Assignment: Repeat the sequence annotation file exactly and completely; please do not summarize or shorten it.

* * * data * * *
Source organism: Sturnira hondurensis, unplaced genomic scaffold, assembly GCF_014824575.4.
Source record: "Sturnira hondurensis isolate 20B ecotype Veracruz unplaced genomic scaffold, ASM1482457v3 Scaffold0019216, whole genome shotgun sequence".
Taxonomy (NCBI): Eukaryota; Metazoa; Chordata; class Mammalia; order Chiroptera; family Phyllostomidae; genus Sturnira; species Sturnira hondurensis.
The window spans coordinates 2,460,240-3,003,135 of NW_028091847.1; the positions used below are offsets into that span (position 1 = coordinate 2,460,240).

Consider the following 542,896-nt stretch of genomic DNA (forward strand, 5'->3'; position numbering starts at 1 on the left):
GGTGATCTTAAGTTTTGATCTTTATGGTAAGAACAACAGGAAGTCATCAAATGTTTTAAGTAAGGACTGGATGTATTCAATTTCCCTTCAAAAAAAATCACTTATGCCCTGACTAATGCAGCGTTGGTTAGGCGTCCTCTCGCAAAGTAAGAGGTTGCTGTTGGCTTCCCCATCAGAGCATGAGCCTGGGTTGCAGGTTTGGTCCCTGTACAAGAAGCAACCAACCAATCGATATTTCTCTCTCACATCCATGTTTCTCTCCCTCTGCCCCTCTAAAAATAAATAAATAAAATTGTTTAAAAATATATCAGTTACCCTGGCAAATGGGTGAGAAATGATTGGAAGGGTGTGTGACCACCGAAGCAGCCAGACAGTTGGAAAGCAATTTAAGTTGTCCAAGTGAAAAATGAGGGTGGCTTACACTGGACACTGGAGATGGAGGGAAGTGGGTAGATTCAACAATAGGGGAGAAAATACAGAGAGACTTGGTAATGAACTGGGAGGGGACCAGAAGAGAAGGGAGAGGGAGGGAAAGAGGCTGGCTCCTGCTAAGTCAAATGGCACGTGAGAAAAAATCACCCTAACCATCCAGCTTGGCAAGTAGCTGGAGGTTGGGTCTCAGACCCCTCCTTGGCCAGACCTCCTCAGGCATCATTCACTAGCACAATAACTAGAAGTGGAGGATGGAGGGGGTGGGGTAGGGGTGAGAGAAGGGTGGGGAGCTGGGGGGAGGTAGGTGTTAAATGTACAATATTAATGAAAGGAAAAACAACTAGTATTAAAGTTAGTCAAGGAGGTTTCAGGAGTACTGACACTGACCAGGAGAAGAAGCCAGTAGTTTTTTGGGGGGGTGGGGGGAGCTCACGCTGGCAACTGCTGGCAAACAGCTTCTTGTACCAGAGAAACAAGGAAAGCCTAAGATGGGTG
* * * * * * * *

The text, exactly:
Source organism: Sturnira hondurensis, unplaced genomic scaffold, assembly GCF_014824575.4.
Source record: "Sturnira hondurensis isolate 20B ecotype Veracruz unplaced genomic scaffold, ASM1482457v3 Scaffold0019216, whole genome shotgun sequence".
Taxonomy (NCBI): Eukaryota; Metazoa; Chordata; class Mammalia; order Chiroptera; family Phyllostomidae; genus Sturnira; species Sturnira hondurensis.
The window spans coordinates 2,460,240-3,003,135 of NW_028091847.1; the positions used below are offsets into that span (position 1 = coordinate 2,460,240).

Consider the following 542,896-nt stretch of genomic DNA (forward strand, 5'->3'; position numbering starts at 1 on the left):
GGTGATCTTAAGTTTTGATCTTTATGGTAAGAACAACAGGAAGTCATCAAATGTTTTAAGTAAGGACTGGATGTATTCAATTTCCCTTCAAAAAAAATCACTTATGCCCTGACTAATGCAGCGTTGGTTAGGCGTCCTCTCGCAAAGTAAGAGGTTGCTGTTGGCTTCCCCATCAGAGCATGAGCCTGGGTTGCAGGTTTGGTCCCTGTACAAGAAGCAACCAACCAATCGATATTTCTCTCTCACATCCATGTTTCTCTCCCTCTGCCCCTCTAAAAATAAATAAATAAAATTGTTTAAAAATATATCAGTTACCCTGGCAAATGGGTGAGAAATGATTGGAAGGGTGTGTGACCACCGAAGCAGCCAGACAGTTGGAAAGCAATTTAAGTTGTCCAAGTGAAAAATGAGGGTGGCTTACACTGGACACTGGAGATGGAGGGAAGTGGGTAGATTCAACAATAGGGGAGAAAATACAGAGAGACTTGGTAATGAACTGGGAGGGGACCAGAAGAGAAGGGAGAGGGAGGGAAAGAGGCTGGCTCCTGCTAAGTCAAATGGCACGTGAGAAAAAATCACCCTAACCATCCAGCTTGGCAAGTAGCTGGAGGTTGGGTCTCAGACCCCTCCTTGGCCAGACCTCCTCAGGCATCATTCACTAGCACAATAACTAGAAGTGGAGGATGGAGGGGGTGGGGTAGGGGTGAGAGAAGGGTGGGGAGCTGGGGGGAGGTAGGTGTTAAATGTACAATATTAATGAAAGGAAAAACAACTAGTATTAAAGTTAGTCAAGGAGGTTTCAGGAGTACTGACACTGACCAGGAGAAGAAGCCAGTAGTTTTTTGGGGGGGTGGGGGGAGCTCACGCTGGCAACTGCTGGCAAACAGCTTCTTGTACCAGAGAAACAAGGAAAGCCTAAGATGGGTG